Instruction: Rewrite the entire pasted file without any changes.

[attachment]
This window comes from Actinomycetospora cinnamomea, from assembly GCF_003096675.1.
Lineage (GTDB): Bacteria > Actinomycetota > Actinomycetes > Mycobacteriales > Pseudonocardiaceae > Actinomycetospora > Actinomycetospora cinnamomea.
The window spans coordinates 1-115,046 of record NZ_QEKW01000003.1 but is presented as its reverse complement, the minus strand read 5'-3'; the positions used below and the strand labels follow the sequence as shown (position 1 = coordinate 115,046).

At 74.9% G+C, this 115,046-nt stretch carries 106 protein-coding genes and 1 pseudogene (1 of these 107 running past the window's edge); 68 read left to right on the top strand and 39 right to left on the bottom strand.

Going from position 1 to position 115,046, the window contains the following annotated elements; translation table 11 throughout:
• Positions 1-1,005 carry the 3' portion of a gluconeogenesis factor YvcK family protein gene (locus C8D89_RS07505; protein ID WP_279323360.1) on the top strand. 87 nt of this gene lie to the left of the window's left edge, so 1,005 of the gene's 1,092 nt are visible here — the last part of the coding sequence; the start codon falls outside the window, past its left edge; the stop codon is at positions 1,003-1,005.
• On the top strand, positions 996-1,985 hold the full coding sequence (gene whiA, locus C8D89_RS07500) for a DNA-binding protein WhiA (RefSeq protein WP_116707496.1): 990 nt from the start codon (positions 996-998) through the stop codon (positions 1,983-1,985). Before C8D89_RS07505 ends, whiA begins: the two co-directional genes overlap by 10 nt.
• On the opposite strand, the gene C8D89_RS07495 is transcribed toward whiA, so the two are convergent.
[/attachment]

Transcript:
This window comes from Actinomycetospora cinnamomea, from assembly GCF_003096675.1.
Lineage (GTDB): Bacteria > Actinomycetota > Actinomycetes > Mycobacteriales > Pseudonocardiaceae > Actinomycetospora > Actinomycetospora cinnamomea.
The window spans coordinates 1-115,046 of record NZ_QEKW01000003.1 but is presented as its reverse complement, the minus strand read 5'-3'; the positions used below and the strand labels follow the sequence as shown (position 1 = coordinate 115,046).

At 74.9% G+C, this 115,046-nt stretch carries 106 protein-coding genes and 1 pseudogene (1 of these 107 running past the window's edge); 68 read left to right on the top strand and 39 right to left on the bottom strand.

Going from position 1 to position 115,046, the window contains the following annotated elements; translation table 11 throughout:
• Positions 1-1,005 carry the 3' portion of a gluconeogenesis factor YvcK family protein gene (locus C8D89_RS07505; protein ID WP_279323360.1) on the top strand. 87 nt of this gene lie to the left of the window's left edge, so 1,005 of the gene's 1,092 nt are visible here — the last part of the coding sequence; the start codon falls outside the window, past its left edge; the stop codon is at positions 1,003-1,005.
• On the top strand, positions 996-1,985 hold the full coding sequence (gene whiA, locus C8D89_RS07500) for a DNA-binding protein WhiA (RefSeq protein WP_116707496.1): 990 nt from the start codon (positions 996-998) through the stop codon (positions 1,983-1,985). Before C8D89_RS07505 ends, whiA begins: the two co-directional genes overlap by 10 nt.
• On the opposite strand, the gene C8D89_RS07495 is transcribed toward whiA, so the two are convergent.